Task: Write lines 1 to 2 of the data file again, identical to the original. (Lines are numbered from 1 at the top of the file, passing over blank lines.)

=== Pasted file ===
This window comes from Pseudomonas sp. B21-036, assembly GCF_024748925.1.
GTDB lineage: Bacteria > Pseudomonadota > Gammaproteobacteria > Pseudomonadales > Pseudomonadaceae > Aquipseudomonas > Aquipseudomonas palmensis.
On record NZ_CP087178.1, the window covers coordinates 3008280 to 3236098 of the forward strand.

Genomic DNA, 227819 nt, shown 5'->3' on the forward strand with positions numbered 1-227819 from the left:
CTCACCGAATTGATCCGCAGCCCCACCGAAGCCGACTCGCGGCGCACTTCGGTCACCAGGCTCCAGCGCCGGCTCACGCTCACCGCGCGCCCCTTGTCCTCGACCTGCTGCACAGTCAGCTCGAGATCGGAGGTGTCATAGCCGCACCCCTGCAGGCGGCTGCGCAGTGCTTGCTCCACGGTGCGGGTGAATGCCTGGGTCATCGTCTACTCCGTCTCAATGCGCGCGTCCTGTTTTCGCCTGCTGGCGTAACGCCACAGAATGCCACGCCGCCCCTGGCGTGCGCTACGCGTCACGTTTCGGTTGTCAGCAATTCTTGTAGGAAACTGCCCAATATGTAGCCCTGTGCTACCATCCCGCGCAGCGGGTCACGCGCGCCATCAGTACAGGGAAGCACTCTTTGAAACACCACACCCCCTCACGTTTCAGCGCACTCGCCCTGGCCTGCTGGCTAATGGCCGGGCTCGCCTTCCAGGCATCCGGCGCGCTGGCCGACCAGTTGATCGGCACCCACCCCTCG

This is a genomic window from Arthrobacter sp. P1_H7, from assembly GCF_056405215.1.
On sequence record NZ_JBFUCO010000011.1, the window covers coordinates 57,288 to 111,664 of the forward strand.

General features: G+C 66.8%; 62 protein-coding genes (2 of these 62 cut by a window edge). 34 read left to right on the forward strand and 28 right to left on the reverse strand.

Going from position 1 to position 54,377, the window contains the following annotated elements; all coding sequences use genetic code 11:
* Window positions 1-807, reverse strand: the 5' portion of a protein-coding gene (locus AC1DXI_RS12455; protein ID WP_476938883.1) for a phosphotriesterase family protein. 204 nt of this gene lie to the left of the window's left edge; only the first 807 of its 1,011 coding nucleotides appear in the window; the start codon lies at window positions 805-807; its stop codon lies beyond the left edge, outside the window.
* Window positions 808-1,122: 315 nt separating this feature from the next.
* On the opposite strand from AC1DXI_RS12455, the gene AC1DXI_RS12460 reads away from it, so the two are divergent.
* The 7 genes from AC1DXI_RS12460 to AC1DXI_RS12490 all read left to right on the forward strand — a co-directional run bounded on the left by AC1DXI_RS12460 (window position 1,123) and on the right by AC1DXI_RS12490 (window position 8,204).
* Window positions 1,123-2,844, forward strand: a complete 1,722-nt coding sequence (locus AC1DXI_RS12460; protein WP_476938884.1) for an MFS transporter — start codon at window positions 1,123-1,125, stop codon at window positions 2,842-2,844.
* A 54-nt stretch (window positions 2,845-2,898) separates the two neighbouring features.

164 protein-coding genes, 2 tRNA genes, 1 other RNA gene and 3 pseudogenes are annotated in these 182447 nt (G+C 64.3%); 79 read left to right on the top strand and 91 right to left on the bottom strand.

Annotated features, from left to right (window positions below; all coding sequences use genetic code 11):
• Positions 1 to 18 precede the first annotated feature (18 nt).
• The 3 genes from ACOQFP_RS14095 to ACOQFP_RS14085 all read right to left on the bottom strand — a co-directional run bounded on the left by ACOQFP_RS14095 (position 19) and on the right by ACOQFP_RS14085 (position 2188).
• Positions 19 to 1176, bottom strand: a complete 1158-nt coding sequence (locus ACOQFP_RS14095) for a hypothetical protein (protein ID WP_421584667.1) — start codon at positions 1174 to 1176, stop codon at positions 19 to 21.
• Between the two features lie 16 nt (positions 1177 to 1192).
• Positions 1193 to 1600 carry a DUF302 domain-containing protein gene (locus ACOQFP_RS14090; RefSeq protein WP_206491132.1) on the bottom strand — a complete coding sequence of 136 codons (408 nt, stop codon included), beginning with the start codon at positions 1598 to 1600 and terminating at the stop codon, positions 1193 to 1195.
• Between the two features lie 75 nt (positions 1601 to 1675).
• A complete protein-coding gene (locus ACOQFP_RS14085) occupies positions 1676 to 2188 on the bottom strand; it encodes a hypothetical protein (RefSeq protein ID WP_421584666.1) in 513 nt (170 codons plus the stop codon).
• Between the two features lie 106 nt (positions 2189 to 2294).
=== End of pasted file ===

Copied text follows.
This window comes from Pseudomonas sp. B21-036, assembly GCF_024748925.1.
GTDB lineage: Bacteria > Pseudomonadota > Gammaproteobacteria > Pseudomonadales > Pseudomonadaceae > Aquipseudomonas > Aquipseudomonas palmensis.